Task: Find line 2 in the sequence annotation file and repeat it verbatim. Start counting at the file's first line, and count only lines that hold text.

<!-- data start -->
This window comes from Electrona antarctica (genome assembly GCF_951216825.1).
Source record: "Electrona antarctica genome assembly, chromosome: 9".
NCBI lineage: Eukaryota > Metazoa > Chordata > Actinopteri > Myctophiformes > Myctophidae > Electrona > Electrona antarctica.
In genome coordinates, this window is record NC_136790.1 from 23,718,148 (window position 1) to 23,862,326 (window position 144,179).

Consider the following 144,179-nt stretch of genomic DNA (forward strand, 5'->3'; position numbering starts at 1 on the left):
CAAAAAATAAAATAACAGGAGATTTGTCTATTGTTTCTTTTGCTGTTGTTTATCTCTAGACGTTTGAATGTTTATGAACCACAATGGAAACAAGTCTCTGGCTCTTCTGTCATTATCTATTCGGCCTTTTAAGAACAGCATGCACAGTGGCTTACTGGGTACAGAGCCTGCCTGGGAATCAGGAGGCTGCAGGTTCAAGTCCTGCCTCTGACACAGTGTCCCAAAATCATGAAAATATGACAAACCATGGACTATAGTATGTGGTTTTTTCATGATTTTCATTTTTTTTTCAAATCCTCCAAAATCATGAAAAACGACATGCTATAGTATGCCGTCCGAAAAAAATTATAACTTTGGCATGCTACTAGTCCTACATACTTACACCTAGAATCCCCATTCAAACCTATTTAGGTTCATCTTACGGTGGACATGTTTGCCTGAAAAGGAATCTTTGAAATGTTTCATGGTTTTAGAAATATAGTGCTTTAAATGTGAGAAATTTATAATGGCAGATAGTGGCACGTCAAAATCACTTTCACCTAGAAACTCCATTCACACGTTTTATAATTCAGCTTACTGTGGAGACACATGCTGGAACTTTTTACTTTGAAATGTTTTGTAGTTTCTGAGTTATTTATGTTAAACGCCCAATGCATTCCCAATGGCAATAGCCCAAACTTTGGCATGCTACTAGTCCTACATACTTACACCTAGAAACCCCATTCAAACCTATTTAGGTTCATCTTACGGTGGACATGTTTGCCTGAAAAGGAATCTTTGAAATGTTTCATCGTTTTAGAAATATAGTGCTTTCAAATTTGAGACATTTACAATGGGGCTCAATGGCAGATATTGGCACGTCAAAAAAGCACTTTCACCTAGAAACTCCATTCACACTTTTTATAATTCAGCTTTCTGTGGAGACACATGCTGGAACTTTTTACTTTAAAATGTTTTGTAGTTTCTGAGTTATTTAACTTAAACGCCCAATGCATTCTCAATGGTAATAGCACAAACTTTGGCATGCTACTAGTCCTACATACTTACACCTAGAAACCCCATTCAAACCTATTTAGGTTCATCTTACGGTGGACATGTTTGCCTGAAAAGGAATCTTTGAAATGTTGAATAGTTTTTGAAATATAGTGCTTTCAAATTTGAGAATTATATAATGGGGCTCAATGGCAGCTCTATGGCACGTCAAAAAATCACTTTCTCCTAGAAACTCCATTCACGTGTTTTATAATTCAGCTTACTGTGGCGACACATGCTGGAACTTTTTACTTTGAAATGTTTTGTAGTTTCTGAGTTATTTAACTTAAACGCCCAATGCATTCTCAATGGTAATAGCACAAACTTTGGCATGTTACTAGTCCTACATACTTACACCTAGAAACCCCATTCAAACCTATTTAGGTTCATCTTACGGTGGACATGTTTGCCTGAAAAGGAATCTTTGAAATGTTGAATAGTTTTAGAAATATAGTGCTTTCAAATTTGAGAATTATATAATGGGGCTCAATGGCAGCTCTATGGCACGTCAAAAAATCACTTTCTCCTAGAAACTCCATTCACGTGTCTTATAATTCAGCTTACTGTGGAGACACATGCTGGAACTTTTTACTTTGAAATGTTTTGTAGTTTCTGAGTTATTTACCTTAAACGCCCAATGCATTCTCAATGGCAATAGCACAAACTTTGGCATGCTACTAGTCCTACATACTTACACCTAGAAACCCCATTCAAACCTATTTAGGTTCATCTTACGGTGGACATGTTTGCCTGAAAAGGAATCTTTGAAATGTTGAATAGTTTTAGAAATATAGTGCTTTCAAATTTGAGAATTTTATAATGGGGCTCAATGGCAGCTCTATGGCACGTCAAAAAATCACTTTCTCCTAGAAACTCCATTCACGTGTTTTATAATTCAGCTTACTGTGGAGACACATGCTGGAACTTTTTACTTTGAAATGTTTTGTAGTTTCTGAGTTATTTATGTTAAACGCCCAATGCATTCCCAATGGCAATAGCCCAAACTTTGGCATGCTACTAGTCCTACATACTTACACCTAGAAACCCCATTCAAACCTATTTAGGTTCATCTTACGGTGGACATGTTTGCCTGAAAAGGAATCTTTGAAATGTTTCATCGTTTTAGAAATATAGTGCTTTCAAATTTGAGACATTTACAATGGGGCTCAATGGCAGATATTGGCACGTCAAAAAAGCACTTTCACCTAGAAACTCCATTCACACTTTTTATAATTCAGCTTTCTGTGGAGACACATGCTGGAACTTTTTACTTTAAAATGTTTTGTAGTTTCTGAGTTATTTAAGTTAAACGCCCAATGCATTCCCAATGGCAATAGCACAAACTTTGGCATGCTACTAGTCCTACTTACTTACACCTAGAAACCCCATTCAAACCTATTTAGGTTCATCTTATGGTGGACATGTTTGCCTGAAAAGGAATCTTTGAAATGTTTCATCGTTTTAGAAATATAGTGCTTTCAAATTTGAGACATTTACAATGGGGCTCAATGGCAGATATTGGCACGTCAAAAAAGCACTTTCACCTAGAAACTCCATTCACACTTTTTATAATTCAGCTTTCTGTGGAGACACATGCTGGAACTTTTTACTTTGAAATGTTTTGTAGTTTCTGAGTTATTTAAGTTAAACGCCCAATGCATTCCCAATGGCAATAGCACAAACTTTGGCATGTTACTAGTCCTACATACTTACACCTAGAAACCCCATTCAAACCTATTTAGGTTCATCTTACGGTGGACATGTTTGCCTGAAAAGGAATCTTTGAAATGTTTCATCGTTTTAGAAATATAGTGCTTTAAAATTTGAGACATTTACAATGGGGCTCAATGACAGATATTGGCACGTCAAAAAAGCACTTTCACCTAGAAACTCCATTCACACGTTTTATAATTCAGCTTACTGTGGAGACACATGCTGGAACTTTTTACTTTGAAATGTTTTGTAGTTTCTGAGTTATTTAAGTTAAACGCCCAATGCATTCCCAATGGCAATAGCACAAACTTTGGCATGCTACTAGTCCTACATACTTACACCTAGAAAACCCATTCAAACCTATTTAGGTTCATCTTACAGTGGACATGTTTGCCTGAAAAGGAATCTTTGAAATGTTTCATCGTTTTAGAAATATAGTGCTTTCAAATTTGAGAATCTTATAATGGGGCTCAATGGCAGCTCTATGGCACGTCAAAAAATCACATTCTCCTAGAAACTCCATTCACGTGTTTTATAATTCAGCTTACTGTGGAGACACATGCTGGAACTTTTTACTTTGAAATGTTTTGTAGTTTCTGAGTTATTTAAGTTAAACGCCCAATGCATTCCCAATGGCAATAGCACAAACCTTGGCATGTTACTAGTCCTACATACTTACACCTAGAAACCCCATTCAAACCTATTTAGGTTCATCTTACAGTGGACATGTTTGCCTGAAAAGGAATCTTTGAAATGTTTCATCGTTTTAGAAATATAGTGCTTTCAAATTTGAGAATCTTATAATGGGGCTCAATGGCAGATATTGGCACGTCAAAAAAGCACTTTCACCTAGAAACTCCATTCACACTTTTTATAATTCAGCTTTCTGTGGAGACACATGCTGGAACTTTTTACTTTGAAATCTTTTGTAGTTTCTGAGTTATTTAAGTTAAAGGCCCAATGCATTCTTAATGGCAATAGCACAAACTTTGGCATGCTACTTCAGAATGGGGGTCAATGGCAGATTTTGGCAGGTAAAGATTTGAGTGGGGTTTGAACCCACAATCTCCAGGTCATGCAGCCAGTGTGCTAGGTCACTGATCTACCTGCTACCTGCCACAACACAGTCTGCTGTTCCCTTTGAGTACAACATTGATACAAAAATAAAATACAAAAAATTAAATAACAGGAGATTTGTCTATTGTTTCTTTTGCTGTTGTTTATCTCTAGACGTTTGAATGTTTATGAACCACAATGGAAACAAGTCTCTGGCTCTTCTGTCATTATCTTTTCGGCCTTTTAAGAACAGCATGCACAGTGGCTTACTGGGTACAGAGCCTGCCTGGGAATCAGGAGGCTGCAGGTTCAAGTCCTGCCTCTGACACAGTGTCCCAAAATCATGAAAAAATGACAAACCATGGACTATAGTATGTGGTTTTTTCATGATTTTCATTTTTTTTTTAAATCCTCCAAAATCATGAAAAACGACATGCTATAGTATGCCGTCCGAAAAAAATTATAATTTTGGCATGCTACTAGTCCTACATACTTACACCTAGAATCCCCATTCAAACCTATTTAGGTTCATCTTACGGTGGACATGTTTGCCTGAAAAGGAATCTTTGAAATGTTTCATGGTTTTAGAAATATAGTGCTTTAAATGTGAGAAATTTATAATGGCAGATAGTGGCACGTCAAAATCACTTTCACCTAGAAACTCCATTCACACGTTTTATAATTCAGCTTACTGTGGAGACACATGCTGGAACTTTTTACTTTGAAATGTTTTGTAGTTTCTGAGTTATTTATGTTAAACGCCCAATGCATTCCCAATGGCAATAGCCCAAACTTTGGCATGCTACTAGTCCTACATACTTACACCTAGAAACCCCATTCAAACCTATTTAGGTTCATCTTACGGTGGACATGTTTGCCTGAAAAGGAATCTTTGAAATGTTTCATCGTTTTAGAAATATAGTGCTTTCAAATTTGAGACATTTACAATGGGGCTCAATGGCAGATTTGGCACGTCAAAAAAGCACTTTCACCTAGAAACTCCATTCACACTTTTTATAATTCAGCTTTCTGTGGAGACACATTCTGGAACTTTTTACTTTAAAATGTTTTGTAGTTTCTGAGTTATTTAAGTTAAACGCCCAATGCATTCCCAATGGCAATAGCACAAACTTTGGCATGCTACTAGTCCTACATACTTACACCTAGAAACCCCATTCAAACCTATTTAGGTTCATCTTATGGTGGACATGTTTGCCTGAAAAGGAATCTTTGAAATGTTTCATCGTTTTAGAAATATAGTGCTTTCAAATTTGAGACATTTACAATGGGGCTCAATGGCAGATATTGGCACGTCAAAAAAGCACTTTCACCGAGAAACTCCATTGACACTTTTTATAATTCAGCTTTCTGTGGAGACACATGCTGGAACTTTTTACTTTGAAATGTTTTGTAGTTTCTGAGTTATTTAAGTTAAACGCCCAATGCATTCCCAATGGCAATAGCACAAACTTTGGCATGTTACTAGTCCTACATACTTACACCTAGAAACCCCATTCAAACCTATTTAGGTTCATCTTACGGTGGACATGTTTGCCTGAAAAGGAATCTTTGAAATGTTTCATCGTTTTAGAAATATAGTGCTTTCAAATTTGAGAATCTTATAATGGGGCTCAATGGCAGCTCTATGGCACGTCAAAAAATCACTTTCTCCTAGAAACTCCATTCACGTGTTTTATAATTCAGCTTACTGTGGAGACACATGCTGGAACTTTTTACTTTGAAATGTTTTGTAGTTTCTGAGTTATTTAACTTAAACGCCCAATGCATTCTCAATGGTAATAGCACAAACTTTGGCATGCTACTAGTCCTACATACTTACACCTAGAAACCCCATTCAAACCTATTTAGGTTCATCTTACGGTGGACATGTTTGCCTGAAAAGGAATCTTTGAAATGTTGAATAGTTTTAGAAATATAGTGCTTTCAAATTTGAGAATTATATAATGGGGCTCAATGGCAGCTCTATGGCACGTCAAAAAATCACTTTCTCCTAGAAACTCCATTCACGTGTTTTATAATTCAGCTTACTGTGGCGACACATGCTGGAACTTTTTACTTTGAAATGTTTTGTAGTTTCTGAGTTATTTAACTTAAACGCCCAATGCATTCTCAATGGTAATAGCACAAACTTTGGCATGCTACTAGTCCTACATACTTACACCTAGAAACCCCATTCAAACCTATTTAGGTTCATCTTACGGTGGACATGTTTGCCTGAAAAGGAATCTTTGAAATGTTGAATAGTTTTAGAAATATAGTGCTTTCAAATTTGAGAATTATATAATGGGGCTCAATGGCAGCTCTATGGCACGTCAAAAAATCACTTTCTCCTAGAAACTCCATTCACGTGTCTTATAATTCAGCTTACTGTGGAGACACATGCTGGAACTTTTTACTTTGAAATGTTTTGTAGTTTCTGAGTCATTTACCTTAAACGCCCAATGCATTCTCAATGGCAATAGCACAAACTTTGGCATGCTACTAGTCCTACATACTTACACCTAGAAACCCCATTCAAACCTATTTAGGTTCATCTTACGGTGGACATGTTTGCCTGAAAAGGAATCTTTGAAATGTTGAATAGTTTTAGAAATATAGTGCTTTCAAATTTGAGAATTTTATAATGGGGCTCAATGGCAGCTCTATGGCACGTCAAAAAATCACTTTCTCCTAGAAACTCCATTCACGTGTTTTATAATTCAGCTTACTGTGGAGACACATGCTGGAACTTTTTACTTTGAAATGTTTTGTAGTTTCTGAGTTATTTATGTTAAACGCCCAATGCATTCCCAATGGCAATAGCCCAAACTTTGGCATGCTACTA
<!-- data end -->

Source record: "Electrona antarctica genome assembly, chromosome: 9".